President of State oil company Petrotrin Khalid Hassanali has admitted to multiple delays and cost overruns during the time the Fluidised Catalytic Cracking Unit (FCCU) was out of service at the company's Pointe-a-Pierre refinery.
But he denied yesterday that the shutdown cost $2 billion.
Hassanali said the $2 billion was an operating expenditure for purchasing blending stock to ensure continuity of quality supply to customers.
He was responding to Opposition Senator Terrence Deyalsingh's claims made during the 2012/2013 budget debate in the Senate on Tuesday.
Deyalsingh said the unprecedented shutdown of the FCCU for 16 months had resulted in a cost of about $2 billion.
However, speaking with reporters at an Energy Chamber luncheon at Paria Suites, La Romaine yesterday, Hassanali said: "The $2 billion loss took me by surprise because the $2 billion that was spent over the last period when the cat cracker was out of service was really for purchasing blending stock."
He said: "We didn't stop the refinery over the last two years. The refinery has been running. It is only a little more than 12 months now that the cat cracker was taken out of service. It has been upgraded while it was running, but since December last year it was taken out of service," he said.
Hassanali said upgrade works on the FCCU began in 2006 at an estimated cost of US$173 million.
The contract comprised a lumpsum portion for engineering, procurement and some management and fabrication services.
The rest of the work comprising the major part was on a cost reimbursable basis, meaning Petrotrin took all the costs of construction.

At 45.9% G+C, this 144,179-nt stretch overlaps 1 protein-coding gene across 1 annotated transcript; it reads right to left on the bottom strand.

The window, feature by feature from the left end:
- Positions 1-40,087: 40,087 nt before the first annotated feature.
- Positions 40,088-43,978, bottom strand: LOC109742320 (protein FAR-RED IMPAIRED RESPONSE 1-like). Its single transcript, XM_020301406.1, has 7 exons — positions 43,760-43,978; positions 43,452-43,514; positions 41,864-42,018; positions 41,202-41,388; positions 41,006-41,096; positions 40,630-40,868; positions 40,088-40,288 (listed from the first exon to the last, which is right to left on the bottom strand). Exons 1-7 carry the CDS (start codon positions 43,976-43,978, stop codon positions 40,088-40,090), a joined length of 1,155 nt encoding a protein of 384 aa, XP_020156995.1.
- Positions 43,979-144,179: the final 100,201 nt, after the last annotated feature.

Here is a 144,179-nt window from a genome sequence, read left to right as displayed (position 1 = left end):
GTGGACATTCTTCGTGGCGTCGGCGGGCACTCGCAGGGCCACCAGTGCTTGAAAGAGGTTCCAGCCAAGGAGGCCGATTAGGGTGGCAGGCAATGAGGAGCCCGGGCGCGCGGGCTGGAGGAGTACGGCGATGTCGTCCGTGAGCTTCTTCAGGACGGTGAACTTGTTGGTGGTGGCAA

Hassanali said the procurement process proved a major delay, but an accident in the boiler and a death at the refinery further delayed the completion of upgrades this year. The initial estimate, he said, was revised on two occasions—2008 and 2010—to US$439 million.
He said final commissioning activities are in progress and full commercial production is expected in November 2012.
Hassanali said during the period the FCCU was out of service the refinery continued operations, producing gasoline and diesel.
"And what we bought with the $2 billion was stock to blend for us to meet specification.
So it wasn't a loss as such. It was part of the operating expenditure in meeting specifications. Interestingly I should add that the feedstock for the cat cracker over last 12 months strangely has been valued higher than cat products. This means that we sold the cat feed and made more money than when it was running.
So to determine whether this whole exercise was profitable or not has to be looked at. But over the period that was not an expenditure over which heads should roll. It is more of an operating expenditure for blending stock," he said.